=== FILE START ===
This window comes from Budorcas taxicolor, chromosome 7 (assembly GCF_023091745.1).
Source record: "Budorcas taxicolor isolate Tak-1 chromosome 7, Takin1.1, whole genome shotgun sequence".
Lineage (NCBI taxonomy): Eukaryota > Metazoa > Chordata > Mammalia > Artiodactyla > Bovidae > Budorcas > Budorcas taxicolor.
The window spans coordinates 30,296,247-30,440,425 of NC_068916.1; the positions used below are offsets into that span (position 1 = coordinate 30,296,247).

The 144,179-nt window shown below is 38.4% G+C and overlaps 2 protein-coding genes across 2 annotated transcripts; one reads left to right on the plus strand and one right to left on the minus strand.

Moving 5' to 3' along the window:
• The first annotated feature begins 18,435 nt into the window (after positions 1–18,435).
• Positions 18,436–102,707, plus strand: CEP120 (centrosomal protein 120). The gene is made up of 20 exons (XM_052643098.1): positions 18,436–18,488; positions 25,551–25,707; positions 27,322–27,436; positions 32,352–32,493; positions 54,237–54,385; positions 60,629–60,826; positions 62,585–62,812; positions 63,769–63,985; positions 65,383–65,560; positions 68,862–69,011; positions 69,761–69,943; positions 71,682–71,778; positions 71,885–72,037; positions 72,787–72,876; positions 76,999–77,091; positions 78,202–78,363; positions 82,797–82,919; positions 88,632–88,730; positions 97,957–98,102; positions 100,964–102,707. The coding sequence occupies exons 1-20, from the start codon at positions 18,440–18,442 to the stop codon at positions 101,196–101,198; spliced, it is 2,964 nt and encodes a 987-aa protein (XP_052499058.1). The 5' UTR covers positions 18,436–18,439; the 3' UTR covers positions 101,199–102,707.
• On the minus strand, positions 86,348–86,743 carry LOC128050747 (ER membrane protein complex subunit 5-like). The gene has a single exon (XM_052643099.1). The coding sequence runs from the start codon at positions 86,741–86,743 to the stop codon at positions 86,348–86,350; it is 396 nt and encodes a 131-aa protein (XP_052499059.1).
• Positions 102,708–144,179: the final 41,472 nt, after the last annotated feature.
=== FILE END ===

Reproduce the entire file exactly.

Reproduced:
This window comes from Budorcas taxicolor, chromosome 7 (assembly GCF_023091745.1).
Source record: "Budorcas taxicolor isolate Tak-1 chromosome 7, Takin1.1, whole genome shotgun sequence".
Lineage (NCBI taxonomy): Eukaryota > Metazoa > Chordata > Mammalia > Artiodactyla > Bovidae > Budorcas > Budorcas taxicolor.
The window spans coordinates 30,296,247-30,440,425 of NC_068916.1; the positions used below are offsets into that span (position 1 = coordinate 30,296,247).

The 144,179-nt window shown below is 38.4% G+C and overlaps 2 protein-coding genes across 2 annotated transcripts; one reads left to right on the plus strand and one right to left on the minus strand.

Moving 5' to 3' along the window:
• The first annotated feature begins 18,435 nt into the window (after positions 1–18,435).
• Positions 18,436–102,707, plus strand: CEP120 (centrosomal protein 120). The gene is made up of 20 exons (XM_052643098.1): positions 18,436–18,488; positions 25,551–25,707; positions 27,322–27,436; positions 32,352–32,493; positions 54,237–54,385; positions 60,629–60,826; positions 62,585–62,812; positions 63,769–63,985; positions 65,383–65,560; positions 68,862–69,011; positions 69,761–69,943; positions 71,682–71,778; positions 71,885–72,037; positions 72,787–72,876; positions 76,999–77,091; positions 78,202–78,363; positions 82,797–82,919; positions 88,632–88,730; positions 97,957–98,102; positions 100,964–102,707. The coding sequence occupies exons 1-20, from the start codon at positions 18,440–18,442 to the stop codon at positions 101,196–101,198; spliced, it is 2,964 nt and encodes a 987-aa protein (XP_052499058.1). The 5' UTR covers positions 18,436–18,439; the 3' UTR covers positions 101,199–102,707.
• On the minus strand, positions 86,348–86,743 carry LOC128050747 (ER membrane protein complex subunit 5-like). The gene has a single exon (XM_052643099.1). The coding sequence runs from the start codon at positions 86,741–86,743 to the stop codon at positions 86,348–86,350; it is 396 nt and encodes a 131-aa protein (XP_052499059.1).
• Positions 102,708–144,179: the final 41,472 nt, after the last annotated feature.